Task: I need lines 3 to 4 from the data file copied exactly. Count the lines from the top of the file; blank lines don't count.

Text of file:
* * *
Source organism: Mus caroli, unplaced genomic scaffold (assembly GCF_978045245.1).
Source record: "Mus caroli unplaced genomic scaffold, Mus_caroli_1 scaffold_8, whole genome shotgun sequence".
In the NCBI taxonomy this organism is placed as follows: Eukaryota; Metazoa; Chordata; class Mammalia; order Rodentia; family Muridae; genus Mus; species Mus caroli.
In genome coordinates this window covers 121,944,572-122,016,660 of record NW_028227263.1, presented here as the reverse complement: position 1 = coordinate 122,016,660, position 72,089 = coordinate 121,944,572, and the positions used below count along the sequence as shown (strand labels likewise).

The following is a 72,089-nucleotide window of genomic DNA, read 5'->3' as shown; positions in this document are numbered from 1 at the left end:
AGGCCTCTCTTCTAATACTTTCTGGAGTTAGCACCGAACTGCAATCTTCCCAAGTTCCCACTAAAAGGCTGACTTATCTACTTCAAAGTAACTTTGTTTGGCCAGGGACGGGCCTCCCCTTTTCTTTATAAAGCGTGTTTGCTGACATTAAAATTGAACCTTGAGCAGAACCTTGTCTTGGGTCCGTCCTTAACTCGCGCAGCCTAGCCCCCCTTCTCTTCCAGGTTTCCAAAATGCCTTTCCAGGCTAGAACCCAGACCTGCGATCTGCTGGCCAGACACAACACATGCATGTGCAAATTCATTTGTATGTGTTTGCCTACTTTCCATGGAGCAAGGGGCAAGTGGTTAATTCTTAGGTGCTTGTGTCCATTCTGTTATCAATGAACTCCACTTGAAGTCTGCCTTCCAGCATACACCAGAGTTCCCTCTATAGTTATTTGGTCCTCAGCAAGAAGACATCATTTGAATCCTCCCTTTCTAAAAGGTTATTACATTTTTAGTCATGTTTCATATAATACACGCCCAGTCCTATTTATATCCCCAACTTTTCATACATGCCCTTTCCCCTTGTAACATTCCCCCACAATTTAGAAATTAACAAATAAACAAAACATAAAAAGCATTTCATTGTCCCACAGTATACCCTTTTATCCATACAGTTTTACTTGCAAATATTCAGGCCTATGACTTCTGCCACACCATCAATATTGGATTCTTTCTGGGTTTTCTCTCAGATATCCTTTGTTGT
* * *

In the NCBI taxonomy this organism is placed as follows: Eukaryota; Metazoa; Chordata; class Mammalia; order Rodentia; family Muridae; genus Mus; species Mus caroli.
In genome coordinates this window covers 121,944,572-122,016,660 of record NW_028227263.1, presented here as the reverse complement: position 1 = coordinate 122,016,660, position 72,089 = coordinate 121,944,572, and the positions used below count along the sequence as shown (strand labels likewise).